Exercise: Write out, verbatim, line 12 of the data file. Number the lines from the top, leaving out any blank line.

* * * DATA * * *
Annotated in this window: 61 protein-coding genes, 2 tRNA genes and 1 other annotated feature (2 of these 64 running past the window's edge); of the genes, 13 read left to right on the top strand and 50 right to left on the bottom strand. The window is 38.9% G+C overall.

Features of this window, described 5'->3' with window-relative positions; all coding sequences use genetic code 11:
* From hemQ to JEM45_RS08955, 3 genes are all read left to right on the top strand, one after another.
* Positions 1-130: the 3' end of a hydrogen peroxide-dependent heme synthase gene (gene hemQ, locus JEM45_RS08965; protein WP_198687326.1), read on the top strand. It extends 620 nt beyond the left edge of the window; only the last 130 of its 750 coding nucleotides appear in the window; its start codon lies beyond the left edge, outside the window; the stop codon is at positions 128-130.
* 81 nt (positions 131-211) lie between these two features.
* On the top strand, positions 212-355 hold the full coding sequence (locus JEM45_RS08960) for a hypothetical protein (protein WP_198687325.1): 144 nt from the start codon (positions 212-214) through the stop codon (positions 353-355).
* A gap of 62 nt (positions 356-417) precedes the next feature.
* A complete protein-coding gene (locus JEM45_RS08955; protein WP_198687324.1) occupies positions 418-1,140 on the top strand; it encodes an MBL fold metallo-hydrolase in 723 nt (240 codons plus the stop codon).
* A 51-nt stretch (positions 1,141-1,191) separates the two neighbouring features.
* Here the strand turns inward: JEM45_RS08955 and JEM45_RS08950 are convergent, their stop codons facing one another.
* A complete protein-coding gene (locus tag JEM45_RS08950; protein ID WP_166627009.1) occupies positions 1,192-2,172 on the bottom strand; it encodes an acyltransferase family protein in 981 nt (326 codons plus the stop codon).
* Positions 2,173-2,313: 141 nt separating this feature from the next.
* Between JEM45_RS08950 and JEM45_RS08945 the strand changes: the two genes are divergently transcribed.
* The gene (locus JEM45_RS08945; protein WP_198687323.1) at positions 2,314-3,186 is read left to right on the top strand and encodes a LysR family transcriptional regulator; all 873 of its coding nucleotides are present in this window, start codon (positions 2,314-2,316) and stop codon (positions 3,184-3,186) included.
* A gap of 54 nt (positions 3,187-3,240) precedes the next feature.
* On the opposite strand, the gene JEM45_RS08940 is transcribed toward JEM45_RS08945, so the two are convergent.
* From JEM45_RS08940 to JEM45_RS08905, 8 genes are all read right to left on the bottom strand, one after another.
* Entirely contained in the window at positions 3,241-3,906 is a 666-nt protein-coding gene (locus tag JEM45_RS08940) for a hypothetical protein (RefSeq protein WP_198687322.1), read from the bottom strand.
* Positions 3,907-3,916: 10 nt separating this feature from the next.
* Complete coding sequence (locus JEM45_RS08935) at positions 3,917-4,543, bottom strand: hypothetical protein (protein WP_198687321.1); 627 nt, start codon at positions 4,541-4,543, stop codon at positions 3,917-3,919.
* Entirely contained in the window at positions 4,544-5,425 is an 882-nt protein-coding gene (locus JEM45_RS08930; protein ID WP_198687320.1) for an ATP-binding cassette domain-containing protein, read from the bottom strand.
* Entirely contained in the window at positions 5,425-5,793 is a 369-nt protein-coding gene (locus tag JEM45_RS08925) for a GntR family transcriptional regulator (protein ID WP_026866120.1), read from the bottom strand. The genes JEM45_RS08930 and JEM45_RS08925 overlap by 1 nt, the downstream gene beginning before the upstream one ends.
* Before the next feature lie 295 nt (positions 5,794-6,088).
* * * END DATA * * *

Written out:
* Positions 2,173-2,313: 141 nt separating this feature from the next.